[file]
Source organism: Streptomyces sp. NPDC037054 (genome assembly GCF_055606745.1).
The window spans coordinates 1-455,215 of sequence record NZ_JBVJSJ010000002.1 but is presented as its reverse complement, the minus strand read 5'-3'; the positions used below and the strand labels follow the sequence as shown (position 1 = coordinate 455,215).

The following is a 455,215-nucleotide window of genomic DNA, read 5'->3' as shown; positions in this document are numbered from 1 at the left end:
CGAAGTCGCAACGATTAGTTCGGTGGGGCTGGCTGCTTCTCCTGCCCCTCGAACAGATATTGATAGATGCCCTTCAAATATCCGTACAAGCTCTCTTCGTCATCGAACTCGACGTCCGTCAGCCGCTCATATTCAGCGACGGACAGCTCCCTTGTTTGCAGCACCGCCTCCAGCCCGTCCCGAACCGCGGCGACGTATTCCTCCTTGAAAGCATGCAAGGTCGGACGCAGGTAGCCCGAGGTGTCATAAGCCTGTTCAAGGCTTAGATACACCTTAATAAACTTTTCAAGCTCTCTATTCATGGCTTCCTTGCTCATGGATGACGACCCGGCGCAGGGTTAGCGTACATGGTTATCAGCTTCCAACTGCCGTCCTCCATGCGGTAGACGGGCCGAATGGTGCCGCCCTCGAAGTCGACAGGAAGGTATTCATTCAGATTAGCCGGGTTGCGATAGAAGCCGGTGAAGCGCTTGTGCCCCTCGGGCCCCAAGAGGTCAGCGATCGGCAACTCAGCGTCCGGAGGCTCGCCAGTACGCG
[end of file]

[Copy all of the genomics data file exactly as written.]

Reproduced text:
Source organism: Streptomyces sp. NPDC037054 (genome assembly GCF_055606745.1).
The window spans coordinates 1-455,215 of sequence record NZ_JBVJSJ010000002.1 but is presented as its reverse complement, the minus strand read 5'-3'; the positions used below and the strand labels follow the sequence as shown (position 1 = coordinate 455,215).

The following is a 455,215-nucleotide window of genomic DNA, read 5'->3' as shown; positions in this document are numbered from 1 at the left end:
CGAAGTCGCAACGATTAGTTCGGTGGGGCTGGCTGCTTCTCCTGCCCCTCGAACAGATATTGATAGATGCCCTTCAAATATCCGTACAAGCTCTCTTCGTCATCGAACTCGACGTCCGTCAGCCGCTCATATTCAGCGACGGACAGCTCCCTTGTTTGCAGCACCGCCTCCAGCCCGTCCCGAACCGCGGCGACGTATTCCTCCTTGAAAGCATGCAAGGTCGGACGCAGGTAGCCCGAGGTGTCATAAGCCTGTTCAAGGCTTAGATACACCTTAATAAACTTTTCAAGCTCTCTATTCATGGCTTCCTTGCTCATGGATGACGACCCGGCGCAGGGTTAGCGTACATGGTTATCAGCTTCCAACTGCCGTCCTCCATGCGGTAGACGGGCCGAATGGTGCCGCCCTCGAAGTCGACAGGAAGGTATTCATTCAGATTAGCCGGGTTGCGATAGAAGCCGGTGAAGCGCTTGTGCCCCTCGGGCCCCAAGAGGTCAGCGATCGGCAACTCAGCGTCCGGAGGCTCGCCAGTACGCG